Embraer earnings down on falling regional jet production

SAO PAULO Fri Apr 26, 2013 2:11pm EDT

A crew member sits in the cockpit as an Embraer 190 is guided onto its stand ahead of the Farnborough Airshow 2012 in southern England July 7, 2012. REUTERS/Luke MacGregor

A crew member sits in the cockpit as an Embraer 190 is guided onto its stand ahead of the Farnborough Airshow 2012 in southern England July 7, 2012.

Credit: Reuters/Luke MacGregor

SAO PAULO (Reuters) - Brazilian planemaker Embraer SA (EMBR3.SA) will likely report slightly weaker earnings on Monday as rising labor costs and slower production of its commercial jets underscored ongoing challenges, despite recent government support.

Embraer is expected to post an 11 percent decline in first-quarter earnings from a year ago to $58 million, according to the average estimate of five analysts in a Reuters survey.

Deliveries of Embraer regional jets that seat less than 120 passengers, its biggest source of revenue, fell in the quarter to the lowest in at least five years after poor demand withered its order backlog.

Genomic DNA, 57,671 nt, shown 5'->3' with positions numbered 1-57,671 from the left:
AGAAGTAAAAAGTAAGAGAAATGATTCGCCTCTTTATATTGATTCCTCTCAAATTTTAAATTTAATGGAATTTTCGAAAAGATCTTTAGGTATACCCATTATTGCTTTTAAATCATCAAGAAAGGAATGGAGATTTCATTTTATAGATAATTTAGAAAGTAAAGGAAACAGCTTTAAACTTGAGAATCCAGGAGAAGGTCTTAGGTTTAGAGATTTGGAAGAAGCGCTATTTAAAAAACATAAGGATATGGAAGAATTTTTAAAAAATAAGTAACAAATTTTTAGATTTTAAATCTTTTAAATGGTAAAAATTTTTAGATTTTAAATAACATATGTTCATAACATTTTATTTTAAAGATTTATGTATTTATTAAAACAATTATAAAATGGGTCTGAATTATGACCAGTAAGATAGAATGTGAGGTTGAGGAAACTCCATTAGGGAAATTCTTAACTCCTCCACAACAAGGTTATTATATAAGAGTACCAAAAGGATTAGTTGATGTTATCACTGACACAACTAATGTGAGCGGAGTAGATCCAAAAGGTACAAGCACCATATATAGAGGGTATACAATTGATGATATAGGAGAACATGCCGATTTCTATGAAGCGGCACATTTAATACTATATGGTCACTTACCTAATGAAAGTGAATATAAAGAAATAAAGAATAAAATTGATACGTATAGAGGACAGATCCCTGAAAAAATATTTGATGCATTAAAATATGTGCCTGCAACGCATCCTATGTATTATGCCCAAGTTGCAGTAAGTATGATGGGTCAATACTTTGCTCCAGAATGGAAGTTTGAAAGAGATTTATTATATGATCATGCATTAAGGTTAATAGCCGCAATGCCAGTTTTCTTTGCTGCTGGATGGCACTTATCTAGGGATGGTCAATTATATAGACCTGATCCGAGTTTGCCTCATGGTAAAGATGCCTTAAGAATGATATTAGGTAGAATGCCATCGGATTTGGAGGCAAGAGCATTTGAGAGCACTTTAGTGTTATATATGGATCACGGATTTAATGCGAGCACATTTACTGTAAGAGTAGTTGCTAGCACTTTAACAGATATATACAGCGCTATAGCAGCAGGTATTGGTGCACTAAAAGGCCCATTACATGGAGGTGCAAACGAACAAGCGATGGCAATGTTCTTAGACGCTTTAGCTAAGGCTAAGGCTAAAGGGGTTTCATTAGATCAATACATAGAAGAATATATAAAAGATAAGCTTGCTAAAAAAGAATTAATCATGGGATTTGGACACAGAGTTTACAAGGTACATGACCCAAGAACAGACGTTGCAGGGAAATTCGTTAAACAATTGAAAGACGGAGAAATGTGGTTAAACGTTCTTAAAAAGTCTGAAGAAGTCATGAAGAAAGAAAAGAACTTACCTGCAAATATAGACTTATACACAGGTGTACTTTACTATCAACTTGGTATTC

Slowing assembly lines and uncertainty about upcoming orders have led to sharp swings in Embraer's stock price, which touched a five-year high this month, bolstered by hopes of new demand from major U.S. airlines.

The day-to-day volatility of Sao-Paulo listed shares rose in the past two weeks to the highest in a year and a half.

Embraer's earnings have benefited from tax breaks and a weaker local currency - two results of government policy supporting manufacturers and exporters - but the cost of production in Brazil continues to weigh on profitability.

A collective bargaining agreement signed in December pushed up payroll costs by at least 6 percent in the quarter, according to Bradesco analysts led by Edigimar Maximiliano Jr.

Earnings before interest, taxes, depreciation and amortization, a gauge of operating profit known as EBITDA, is expected to fall 9 percent from a year earlier to $135 million.

Several analysts forecast improving earnings over the course of the year, as deliveries recover from the seasonal weakness of the first quarter.

(Reporting by Brad Haynes and Roberta Vilas Boas. Editing by Andre Grenon)